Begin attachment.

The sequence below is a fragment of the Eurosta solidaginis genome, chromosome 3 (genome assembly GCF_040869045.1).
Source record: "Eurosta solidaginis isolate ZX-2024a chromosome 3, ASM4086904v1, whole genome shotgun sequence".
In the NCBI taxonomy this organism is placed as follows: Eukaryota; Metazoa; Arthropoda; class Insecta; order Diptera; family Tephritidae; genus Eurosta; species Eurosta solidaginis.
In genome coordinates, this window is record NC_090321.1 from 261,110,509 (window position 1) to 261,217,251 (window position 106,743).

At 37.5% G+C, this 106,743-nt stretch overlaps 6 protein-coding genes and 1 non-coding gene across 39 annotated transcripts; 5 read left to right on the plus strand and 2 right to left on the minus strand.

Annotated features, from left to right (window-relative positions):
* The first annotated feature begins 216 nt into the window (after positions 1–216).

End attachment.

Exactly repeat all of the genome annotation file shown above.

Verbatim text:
The sequence below is a fragment of the Eurosta solidaginis genome, chromosome 3 (genome assembly GCF_040869045.1).
Source record: "Eurosta solidaginis isolate ZX-2024a chromosome 3, ASM4086904v1, whole genome shotgun sequence".
In the NCBI taxonomy this organism is placed as follows: Eukaryota; Metazoa; Arthropoda; class Insecta; order Diptera; family Tephritidae; genus Eurosta; species Eurosta solidaginis.
In genome coordinates, this window is record NC_090321.1 from 261,110,509 (window position 1) to 261,217,251 (window position 106,743).

At 37.5% G+C, this 106,743-nt stretch overlaps 6 protein-coding genes and 1 non-coding gene across 39 annotated transcripts; 5 read left to right on the plus strand and 2 right to left on the minus strand.

Annotated features, from left to right (window-relative positions):
* The first annotated feature begins 216 nt into the window (after positions 1–216).